Human Wildlife Conflict
CAMPFIRE Philosophy and Human-Wildlife Conflict
Due to poor rainfall, the absence of rural infrastructure, most notably roads and, in some cases, the presence of tsetse fly, human settlement and cultivation has been minimal in most of the areas where CAMPFIRE was first implemented. Typically, the wildlife producing areas are located towards the margins of the country and nearly all are adjacent to state protected wildlife areas. In these areas, the local communities have voluntarily set aside large tracts of wild land and adopted wildlife production systems, both consumptive and non-consumptive, based on free ranging game whose populations varies considerably between districts and within districts. CAMPFIRE has facilitated the development of appropriate institutions in communal lands so that individual households who share the costs of wildlife management become the main beneficiaries of revenue earned from wildlife and part of the decision-making process. As a result, communities in these harsh climatic and fragile environments, such as the Zambezi Valley have often diverted funds meant for other community priority projects to the procurement of relief food supplies, as a way of augmenting government and other food aid programmes every year.
However, while there are tangible economic benefits from conservation of natural resources, the social costs of living with wildlife in particularly, are high. They include, crop damage, threat to human lives in the form of injury and death, loss of livestock through injury and predation, and opportunity the cost of the land set aside for wildlife that could otherwise be used for cropping, among other land uses. Six cases of human deaths (Elelephant-4, Hippo-1, and Buffalo-1) were recorded in 2005 in Binga, 4 Elephant deaths were also recorded in Guruve, while there were two elephant deaths in Hurungwe, and another in Tsholostho during the same period. 13 crocodile deaths were also recorded across the same districts during this period. No losses of human life directly attributable to wildlife have been recorded in 2006. However, elephants and lions continue to harass communities especially in Hwange where significant increases in populations of the elephant can be found.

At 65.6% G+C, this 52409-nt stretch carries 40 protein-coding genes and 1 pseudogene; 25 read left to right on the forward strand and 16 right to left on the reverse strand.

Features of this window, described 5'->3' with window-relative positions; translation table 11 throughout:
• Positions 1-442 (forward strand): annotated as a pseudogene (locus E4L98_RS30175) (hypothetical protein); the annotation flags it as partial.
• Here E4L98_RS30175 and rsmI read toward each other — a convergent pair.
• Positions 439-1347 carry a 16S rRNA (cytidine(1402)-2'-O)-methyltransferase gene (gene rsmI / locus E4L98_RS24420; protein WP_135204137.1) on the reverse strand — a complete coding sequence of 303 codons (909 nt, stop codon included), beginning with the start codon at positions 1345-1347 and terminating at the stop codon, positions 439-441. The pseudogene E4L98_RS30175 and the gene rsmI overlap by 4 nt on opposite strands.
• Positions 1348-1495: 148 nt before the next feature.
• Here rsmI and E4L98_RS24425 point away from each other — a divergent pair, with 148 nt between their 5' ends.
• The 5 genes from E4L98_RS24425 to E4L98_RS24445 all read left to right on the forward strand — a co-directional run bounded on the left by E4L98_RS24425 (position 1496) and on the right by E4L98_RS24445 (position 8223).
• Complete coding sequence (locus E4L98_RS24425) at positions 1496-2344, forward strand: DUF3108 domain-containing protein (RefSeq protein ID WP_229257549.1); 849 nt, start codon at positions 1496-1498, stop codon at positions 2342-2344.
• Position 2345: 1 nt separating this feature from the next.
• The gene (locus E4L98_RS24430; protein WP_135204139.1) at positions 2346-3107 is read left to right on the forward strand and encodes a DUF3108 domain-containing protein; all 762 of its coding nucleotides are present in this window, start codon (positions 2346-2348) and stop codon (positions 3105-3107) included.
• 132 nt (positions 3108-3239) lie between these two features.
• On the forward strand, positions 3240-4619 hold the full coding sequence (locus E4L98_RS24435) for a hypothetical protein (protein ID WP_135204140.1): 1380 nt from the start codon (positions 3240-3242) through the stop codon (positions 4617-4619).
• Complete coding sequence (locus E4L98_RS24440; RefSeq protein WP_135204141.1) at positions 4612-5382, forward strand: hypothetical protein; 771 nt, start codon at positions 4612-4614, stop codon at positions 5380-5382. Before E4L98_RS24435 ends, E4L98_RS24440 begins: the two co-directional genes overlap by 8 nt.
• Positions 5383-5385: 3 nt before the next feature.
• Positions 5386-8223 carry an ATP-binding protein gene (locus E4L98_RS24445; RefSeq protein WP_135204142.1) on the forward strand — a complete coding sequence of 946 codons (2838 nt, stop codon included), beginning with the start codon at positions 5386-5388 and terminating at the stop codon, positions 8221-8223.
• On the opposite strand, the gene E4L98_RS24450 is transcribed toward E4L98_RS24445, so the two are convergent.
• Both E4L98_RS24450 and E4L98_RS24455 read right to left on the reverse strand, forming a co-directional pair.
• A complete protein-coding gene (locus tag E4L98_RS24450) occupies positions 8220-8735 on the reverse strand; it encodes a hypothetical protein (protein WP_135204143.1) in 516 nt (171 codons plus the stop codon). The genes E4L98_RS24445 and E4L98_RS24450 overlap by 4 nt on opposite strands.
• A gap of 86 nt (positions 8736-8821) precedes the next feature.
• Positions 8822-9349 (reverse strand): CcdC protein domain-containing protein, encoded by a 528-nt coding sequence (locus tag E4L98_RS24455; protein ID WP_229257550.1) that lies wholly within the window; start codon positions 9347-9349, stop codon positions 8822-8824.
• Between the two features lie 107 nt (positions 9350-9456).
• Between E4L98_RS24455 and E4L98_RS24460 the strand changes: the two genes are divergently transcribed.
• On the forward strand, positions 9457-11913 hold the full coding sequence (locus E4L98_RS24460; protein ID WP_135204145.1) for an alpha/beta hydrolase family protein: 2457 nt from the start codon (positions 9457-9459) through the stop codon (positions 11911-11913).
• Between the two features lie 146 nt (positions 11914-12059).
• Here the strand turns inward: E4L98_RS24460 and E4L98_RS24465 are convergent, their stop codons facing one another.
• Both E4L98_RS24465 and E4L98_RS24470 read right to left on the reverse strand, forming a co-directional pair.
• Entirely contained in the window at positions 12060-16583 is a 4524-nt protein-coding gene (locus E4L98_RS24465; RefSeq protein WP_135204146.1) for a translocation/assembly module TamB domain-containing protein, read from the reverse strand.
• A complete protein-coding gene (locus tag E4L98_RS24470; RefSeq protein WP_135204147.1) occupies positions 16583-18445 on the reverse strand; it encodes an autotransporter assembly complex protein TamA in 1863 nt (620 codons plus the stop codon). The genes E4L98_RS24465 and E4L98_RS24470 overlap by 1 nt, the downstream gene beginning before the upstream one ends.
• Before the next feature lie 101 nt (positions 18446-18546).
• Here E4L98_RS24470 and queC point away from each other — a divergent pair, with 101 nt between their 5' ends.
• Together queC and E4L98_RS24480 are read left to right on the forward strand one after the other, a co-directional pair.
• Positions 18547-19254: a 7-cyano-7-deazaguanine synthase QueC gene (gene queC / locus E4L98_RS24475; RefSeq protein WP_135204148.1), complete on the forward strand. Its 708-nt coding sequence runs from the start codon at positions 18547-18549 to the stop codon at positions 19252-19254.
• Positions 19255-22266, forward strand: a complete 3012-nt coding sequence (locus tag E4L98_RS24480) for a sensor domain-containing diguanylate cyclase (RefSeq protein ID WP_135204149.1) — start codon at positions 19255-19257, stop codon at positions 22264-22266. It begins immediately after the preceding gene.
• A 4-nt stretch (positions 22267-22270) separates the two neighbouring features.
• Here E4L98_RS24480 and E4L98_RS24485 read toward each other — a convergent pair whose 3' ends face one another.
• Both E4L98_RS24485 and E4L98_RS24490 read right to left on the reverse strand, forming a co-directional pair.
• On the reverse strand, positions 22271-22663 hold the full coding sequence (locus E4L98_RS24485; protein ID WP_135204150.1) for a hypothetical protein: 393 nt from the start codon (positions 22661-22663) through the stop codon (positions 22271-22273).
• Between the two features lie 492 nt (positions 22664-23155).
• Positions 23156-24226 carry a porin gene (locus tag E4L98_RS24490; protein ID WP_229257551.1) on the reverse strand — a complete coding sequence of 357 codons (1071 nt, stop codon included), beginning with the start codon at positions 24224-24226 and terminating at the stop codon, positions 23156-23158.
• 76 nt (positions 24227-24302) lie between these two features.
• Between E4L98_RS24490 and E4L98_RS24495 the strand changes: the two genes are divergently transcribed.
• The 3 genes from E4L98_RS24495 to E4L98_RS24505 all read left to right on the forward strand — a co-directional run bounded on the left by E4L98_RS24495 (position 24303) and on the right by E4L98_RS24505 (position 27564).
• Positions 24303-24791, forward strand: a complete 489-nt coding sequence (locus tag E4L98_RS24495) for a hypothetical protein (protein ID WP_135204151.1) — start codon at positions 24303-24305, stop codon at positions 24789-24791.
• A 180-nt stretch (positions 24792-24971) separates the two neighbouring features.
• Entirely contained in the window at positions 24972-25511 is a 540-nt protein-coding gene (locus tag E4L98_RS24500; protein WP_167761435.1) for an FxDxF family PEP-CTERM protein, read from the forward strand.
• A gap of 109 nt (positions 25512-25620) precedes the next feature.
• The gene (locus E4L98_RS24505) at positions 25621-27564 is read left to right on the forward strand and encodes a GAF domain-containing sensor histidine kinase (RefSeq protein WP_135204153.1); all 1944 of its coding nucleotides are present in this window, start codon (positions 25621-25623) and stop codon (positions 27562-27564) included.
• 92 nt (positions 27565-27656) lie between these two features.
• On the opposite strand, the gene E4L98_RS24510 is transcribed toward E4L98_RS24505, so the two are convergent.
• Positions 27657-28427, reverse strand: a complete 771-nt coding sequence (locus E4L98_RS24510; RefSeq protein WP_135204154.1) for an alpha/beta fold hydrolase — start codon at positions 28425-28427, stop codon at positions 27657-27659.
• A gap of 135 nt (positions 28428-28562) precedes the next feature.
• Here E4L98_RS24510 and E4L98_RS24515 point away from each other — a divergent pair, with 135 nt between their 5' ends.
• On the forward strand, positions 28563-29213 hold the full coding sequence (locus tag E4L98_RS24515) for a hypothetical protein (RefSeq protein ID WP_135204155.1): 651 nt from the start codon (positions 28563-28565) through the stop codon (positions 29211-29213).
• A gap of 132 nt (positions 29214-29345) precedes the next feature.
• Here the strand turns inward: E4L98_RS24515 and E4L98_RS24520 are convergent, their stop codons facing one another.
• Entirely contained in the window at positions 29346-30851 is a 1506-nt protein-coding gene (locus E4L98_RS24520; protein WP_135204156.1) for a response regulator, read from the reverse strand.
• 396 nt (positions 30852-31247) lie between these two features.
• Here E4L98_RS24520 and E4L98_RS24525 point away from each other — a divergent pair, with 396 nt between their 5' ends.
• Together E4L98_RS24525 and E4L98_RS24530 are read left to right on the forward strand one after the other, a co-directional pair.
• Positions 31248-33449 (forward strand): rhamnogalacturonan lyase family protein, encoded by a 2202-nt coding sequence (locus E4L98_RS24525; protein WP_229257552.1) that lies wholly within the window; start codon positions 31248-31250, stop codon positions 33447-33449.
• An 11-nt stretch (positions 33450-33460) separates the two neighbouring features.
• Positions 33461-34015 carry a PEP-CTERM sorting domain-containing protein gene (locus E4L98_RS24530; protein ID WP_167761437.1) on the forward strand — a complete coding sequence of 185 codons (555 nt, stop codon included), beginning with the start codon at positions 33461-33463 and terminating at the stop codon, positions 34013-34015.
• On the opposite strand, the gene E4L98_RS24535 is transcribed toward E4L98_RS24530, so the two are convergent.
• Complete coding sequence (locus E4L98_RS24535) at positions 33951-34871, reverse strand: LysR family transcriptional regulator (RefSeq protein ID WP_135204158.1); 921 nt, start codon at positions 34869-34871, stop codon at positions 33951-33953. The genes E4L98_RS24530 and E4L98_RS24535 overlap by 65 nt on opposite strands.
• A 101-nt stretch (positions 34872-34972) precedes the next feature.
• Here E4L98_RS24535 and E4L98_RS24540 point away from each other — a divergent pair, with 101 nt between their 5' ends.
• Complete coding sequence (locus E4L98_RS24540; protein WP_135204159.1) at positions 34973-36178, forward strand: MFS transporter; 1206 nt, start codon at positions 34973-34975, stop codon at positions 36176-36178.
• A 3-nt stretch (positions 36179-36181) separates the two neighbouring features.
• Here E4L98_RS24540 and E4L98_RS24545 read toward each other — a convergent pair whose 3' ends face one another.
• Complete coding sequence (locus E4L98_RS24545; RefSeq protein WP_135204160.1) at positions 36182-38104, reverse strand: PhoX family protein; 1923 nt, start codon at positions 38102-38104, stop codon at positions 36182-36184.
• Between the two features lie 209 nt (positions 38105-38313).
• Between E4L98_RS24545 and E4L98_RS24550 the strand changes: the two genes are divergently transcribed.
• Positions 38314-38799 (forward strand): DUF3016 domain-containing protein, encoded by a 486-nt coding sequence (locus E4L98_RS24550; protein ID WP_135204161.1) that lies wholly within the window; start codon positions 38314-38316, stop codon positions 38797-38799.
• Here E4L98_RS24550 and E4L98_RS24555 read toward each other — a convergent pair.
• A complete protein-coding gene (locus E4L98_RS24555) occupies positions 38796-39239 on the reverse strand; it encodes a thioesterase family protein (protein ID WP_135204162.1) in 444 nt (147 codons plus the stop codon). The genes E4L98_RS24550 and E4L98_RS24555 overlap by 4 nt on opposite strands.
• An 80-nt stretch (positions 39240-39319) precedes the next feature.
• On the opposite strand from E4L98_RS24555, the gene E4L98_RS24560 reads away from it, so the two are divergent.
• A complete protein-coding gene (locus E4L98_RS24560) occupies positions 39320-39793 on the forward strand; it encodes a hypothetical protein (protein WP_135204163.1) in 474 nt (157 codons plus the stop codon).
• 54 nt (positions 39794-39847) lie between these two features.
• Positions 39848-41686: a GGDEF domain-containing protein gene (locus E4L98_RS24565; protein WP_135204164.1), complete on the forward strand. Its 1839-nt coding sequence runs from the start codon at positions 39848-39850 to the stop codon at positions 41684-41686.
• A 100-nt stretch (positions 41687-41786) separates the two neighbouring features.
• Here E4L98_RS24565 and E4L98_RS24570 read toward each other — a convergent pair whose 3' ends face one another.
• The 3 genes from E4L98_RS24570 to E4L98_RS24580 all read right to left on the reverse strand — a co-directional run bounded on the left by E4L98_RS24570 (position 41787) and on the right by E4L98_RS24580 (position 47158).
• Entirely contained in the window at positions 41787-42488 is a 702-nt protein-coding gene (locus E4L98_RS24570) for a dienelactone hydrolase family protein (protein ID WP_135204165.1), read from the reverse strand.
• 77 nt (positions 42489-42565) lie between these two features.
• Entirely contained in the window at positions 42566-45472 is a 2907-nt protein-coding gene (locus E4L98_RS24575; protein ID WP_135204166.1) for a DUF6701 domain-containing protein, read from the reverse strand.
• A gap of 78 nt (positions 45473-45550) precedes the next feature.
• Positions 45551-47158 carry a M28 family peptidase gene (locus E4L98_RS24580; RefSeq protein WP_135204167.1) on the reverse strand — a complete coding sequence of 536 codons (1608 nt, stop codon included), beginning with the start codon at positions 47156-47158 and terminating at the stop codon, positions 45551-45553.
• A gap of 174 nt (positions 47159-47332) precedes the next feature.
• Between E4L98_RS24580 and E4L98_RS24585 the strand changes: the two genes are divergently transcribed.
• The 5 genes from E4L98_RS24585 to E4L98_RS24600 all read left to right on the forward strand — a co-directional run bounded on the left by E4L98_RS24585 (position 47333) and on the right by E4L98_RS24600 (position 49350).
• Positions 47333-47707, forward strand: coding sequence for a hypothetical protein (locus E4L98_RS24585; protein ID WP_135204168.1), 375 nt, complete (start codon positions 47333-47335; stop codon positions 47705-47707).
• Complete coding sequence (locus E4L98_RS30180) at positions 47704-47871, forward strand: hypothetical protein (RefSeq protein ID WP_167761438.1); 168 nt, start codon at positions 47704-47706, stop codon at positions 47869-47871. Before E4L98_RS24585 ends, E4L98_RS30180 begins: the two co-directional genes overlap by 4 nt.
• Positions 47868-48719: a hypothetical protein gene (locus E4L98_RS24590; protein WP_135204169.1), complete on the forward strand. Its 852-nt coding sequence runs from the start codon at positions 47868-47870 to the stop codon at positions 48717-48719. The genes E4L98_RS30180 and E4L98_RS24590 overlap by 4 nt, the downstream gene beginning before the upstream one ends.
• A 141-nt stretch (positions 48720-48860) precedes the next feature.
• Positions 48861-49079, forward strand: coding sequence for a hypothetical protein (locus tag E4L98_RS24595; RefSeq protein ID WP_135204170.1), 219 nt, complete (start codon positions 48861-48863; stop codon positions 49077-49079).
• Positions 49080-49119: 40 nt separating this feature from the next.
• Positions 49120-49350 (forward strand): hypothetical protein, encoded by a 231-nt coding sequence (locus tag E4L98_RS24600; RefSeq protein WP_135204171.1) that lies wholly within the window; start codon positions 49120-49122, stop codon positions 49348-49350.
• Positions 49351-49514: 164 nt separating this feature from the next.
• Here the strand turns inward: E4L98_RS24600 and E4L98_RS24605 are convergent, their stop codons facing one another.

Human Deaths Reported in CAMPFIRE Districts in 2005
BINGA Elephant 4, Hippo 1, Buffalo 1, Crocodile 3
GURUVE Elephant 4, Crocodile 4
HURUNGWE Elephant 2, Crocodile 3
TSHOLOTSHO Elephant 1, Crocodile 1
CHIREDZI Elephant 1, Crocodile 2
In general, elephants are responsible for up to 75% of all wildlife crop damage in communal areas, with between 30 and 45 cases reported per ward every season. Crop damage is high during the wet season when the most commonly grown subsistence crops, maize and sorghum, are mature. Most rural communities are located close to rivers, and this naturally creates competition for water between the community and wildlife. The use of traditional methods of problem animal control in cropping areas such as making noise and throwing of stones, create habituation and often provoke the crop-raiding animals into challenging people guarding their crops. There is no insurance or any other form of compensation to affected communities for loss of property, crops, and even death, except for standard funeral assistance provided by the community, RDC and local Safari Operators. In the early days, the RDC paid compensation, but without a proper assessment system of the claims. The communities now set aside funds to cater for such eventualities as part of their annual CAMPFIRE revenues.